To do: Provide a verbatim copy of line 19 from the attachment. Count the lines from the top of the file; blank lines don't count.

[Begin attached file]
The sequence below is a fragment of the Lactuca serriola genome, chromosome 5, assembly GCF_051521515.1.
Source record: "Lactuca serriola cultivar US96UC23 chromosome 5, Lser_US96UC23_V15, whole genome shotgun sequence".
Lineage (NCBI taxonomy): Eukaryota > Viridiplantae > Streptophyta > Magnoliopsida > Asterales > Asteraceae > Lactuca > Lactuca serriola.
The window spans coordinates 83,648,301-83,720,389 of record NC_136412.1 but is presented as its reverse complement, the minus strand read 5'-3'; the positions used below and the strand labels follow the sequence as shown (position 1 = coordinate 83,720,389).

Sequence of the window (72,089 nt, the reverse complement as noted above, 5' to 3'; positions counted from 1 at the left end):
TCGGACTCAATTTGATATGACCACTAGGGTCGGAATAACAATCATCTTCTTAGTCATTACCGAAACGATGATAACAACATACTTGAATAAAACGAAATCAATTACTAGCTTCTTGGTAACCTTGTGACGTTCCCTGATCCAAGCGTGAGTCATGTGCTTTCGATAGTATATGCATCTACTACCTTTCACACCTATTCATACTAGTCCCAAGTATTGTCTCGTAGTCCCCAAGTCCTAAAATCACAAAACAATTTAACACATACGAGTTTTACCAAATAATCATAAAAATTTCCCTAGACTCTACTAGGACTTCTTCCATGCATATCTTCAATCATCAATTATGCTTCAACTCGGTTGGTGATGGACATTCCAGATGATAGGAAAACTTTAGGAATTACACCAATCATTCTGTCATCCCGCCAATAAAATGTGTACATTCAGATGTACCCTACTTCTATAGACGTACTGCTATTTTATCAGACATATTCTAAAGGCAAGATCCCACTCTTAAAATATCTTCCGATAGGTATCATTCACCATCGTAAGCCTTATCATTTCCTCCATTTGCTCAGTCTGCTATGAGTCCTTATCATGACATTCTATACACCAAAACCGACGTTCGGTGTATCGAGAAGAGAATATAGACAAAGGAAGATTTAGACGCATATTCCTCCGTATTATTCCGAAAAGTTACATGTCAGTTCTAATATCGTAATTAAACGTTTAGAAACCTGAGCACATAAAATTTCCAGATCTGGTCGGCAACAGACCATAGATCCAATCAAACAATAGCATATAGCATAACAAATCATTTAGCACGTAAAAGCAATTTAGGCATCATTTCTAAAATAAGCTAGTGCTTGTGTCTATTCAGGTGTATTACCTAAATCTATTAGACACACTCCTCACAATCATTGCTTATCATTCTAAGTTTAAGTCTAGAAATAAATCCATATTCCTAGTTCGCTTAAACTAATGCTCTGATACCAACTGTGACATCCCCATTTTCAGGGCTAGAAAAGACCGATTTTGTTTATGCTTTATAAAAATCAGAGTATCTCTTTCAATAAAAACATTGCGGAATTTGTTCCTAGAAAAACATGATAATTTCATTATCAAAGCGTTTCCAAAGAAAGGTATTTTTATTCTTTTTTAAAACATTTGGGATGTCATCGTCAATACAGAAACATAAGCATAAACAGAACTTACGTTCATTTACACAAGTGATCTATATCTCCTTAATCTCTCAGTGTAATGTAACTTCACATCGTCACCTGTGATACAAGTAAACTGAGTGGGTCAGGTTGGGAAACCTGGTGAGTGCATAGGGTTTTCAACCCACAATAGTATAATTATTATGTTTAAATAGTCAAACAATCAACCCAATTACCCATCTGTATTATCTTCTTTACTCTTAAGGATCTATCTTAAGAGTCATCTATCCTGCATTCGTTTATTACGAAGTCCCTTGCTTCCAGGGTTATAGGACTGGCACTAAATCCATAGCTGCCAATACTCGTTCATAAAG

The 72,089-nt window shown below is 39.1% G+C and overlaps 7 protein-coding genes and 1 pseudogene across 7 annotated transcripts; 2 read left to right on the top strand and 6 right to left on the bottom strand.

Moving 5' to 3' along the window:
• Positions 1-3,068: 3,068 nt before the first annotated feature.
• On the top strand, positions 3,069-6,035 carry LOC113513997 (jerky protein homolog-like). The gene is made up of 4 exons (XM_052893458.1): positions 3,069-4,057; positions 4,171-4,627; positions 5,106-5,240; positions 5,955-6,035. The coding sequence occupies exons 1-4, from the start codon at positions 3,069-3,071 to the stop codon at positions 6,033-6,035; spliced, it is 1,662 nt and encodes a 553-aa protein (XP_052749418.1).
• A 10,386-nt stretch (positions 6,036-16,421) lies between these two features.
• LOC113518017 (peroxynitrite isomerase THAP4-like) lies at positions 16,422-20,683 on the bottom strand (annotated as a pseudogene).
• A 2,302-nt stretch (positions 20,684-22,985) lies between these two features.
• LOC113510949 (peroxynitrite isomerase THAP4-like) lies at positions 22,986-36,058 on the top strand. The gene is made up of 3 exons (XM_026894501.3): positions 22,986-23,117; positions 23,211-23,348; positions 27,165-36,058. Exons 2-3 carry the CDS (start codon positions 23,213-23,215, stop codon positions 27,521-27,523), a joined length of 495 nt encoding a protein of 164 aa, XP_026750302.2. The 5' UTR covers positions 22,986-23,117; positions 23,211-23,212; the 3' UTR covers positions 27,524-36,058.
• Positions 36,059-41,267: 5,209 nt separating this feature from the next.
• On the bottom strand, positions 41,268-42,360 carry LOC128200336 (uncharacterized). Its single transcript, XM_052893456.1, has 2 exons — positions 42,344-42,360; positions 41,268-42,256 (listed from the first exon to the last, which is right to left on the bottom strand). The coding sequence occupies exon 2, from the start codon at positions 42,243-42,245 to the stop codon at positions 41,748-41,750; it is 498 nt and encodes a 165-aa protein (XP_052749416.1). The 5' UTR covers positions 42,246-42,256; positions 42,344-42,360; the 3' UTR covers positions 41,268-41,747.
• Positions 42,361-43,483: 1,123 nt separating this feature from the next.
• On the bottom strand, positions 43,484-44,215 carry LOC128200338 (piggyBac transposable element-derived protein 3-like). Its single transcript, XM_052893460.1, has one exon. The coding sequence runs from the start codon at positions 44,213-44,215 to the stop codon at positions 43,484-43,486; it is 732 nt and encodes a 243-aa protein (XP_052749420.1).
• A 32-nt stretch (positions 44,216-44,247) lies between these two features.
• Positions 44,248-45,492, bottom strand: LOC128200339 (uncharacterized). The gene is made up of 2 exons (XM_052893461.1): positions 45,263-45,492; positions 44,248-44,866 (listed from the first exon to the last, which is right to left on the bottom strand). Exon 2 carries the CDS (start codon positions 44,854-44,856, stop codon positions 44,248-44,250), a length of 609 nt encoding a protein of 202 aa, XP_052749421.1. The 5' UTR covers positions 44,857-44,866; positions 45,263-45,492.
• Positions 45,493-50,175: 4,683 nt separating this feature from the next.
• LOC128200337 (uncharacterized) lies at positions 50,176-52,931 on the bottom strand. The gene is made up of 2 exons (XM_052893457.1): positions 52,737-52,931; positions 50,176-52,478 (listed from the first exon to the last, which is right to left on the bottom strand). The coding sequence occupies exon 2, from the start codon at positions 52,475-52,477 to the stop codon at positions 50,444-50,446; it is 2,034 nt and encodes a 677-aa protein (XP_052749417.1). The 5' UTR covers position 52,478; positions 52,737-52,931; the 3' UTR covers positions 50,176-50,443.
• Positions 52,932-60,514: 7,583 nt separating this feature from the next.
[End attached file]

• A 32-nt stretch (positions 44,216-44,247) lies between these two features.